Loop Planning with file folders (for themes, topics, and unit Studies)

homeschool planning | lesson planning | loop planning

Some subjects, like math and grammar, can be pretty straightforward when planning. But other subjects that are more topic or theme oriented are a little harder to schedule with traditional lesson planning. For those subjects, I’ve found that I really like loop planning.

The idea of loop planning is that you plan the order rather than the timeframe that a lesson is completed. When you finish one theme or unit study, you pull out the next one. There’s no deadline or getting behind; you finish when you are finished.

For instance, I plan my Tapestry of Grace history this way. I have file folders for each history topic we want to cover. Book lists, project templates, notebooking pages, and all other pertinent info goes into the file folder. On my folder, I mark about how long I expect this topic to take, but it’s only a guideline. Some topics take longer than I expect, and some topics finish more quickly. Because I know I have this flexibility, I don’t panic when we take a little longer on a topic; I know it will work out by the end of the year. Also, because I’ve marked approximate lengths of time on my folders. I can make quick judgement calls. (Hmm. I said two weeks for Ancient Incas but we just spent 5 weeks instead of 4 in Egypt. I bet we can cover Incas in just a week.) Whenever we finish one topic, I pull out the next folder to complete.

Simple Steps to Loop Planning Unit Studies

  1. Decide on a list of topics or themes to study.
  2. Decide on a method of organization to compile your resources for each study (file folders, Pinterest boards, Evernote, whatever you like to use).
  3. Decide on an order or arrangement of topics.

*(Optional) Decide on a rough time-frame for each unit or topic.

You can use loop planning for discipline subjects as well (math, spelling, etc.) And I will often default to loop planning whenever I can. If you want to attempt loop planning for all your subjects, here are a few suggestions.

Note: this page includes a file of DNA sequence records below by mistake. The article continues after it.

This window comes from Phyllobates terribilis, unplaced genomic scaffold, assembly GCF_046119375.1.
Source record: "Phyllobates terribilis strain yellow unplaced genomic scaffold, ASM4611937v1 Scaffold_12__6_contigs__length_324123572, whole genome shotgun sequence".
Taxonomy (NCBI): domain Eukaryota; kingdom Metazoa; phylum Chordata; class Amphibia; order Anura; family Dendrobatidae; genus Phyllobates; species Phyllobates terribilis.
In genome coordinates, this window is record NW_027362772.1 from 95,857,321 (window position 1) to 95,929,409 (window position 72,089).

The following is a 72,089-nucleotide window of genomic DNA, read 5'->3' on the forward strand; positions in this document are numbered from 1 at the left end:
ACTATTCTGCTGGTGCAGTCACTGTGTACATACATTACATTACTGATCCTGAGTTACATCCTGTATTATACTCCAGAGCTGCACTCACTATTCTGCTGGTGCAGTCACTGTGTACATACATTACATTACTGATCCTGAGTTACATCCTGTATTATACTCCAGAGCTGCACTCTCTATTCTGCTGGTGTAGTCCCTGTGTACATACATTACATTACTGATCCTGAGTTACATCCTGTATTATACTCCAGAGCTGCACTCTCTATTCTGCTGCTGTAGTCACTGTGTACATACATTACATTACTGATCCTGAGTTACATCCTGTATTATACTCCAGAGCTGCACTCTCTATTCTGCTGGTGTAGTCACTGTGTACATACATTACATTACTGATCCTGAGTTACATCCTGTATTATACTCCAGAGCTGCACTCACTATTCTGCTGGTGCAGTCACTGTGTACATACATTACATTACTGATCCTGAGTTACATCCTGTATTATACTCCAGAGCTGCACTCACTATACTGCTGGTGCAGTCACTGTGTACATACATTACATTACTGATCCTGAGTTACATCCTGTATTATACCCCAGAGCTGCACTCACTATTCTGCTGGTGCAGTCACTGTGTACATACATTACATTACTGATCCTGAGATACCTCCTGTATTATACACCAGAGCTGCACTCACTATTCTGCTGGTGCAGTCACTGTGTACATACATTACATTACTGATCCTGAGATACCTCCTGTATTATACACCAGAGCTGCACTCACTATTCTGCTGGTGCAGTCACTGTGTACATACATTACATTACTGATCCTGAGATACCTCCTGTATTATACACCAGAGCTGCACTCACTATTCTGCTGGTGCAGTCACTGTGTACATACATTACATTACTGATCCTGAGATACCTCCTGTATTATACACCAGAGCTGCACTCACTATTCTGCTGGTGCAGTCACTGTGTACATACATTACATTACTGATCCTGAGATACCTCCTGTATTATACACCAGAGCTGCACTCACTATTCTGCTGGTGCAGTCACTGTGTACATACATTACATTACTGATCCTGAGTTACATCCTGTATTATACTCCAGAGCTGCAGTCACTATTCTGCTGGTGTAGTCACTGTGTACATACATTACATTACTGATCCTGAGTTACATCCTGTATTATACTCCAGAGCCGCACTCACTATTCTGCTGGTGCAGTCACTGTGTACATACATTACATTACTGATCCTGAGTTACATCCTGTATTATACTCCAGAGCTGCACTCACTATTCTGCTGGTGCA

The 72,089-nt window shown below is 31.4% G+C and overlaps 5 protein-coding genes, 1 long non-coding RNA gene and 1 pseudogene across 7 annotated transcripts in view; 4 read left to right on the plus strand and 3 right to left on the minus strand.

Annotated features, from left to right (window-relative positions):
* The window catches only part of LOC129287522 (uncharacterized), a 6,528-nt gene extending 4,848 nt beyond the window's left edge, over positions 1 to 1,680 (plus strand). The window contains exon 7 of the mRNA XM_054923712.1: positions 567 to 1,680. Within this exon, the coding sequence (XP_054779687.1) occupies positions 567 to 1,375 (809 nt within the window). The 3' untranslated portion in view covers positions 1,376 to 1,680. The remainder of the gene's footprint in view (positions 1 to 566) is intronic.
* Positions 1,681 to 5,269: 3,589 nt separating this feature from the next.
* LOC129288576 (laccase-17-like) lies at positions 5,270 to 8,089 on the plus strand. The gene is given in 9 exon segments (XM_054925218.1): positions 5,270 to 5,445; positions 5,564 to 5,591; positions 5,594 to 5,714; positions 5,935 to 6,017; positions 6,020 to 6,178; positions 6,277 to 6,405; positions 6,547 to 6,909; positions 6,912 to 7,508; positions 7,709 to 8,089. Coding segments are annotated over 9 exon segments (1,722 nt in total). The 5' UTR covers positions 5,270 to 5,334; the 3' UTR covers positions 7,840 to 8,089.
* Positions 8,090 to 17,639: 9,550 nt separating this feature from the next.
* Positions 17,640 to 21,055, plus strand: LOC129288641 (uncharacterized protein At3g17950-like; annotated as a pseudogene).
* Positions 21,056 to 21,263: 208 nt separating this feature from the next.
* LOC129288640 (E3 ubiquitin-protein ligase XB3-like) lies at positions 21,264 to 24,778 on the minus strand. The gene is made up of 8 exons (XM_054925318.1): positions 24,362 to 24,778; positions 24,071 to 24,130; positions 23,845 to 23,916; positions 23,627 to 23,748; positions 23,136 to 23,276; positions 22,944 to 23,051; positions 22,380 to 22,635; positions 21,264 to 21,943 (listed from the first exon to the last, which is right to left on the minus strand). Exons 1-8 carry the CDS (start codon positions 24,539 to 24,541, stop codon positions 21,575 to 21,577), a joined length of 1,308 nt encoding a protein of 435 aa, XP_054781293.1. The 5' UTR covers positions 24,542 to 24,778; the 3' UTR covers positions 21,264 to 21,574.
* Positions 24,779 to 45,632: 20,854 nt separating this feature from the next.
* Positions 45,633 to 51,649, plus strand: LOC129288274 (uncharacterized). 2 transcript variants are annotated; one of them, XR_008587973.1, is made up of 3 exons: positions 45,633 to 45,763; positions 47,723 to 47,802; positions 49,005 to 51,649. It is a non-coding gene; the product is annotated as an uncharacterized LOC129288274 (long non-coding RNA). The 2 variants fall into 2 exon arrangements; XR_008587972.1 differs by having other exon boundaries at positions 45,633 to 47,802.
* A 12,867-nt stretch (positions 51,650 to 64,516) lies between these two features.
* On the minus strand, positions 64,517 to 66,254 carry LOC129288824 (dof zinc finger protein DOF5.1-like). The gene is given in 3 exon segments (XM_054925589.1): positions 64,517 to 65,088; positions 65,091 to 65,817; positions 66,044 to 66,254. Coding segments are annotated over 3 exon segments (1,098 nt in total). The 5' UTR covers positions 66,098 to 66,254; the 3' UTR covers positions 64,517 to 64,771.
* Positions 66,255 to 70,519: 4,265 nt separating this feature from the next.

Using Loop Planning for Traditional Subjects

  1. Decide on the number of lessons you need to complete each week.
  2. Set up a filing system for each week. (I love file folders and have a folder for each week.)
  3. File the correct number of lessons for each week inside your file folder. (5 math lessons, 3 latin exercises, 1 spelling list, etc.)

Your done! Pull out the correct folder, finish it, and move on to the next folder when you are ready!

The loop planning method also works really well for creative subjects or extra-curriculars like art, music, or nature study. You can even arrange the subjects themselves to loop. Nature study follows art which follows music, etc. Plan language arts and math everyday, then loop plan history, science, art, etc. completing one or two of these each week.

There’s no end to how you can creatively use loop planning. But the major benefit is that there is no falling behind or meeting a deadline. You are free to enjoy your topic until you’ve exhausted it. You are free to work on it whenever time allows; some weeks you may have 5 days and others you may have 2 days. Loop planning allows for maximum flexibility.

While loop planning has not worked for every subject in our homeschool, a combination of traditional lesson planning and loop planning has worked really well for us. Find a combination that works for you—your personality as well as your homeschool style.

Have more questions or want a little more help on the topic of homeschool planning? Read more about loop planning, other methods of planning, and combining different methods to find your perfect solution in my free course “Planning your Homeschool.” Plus, get free downloads to get you started. 

Click here to find out more!

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5 steps to traditional lesson planning

homeschool lesson planning | homeschool planning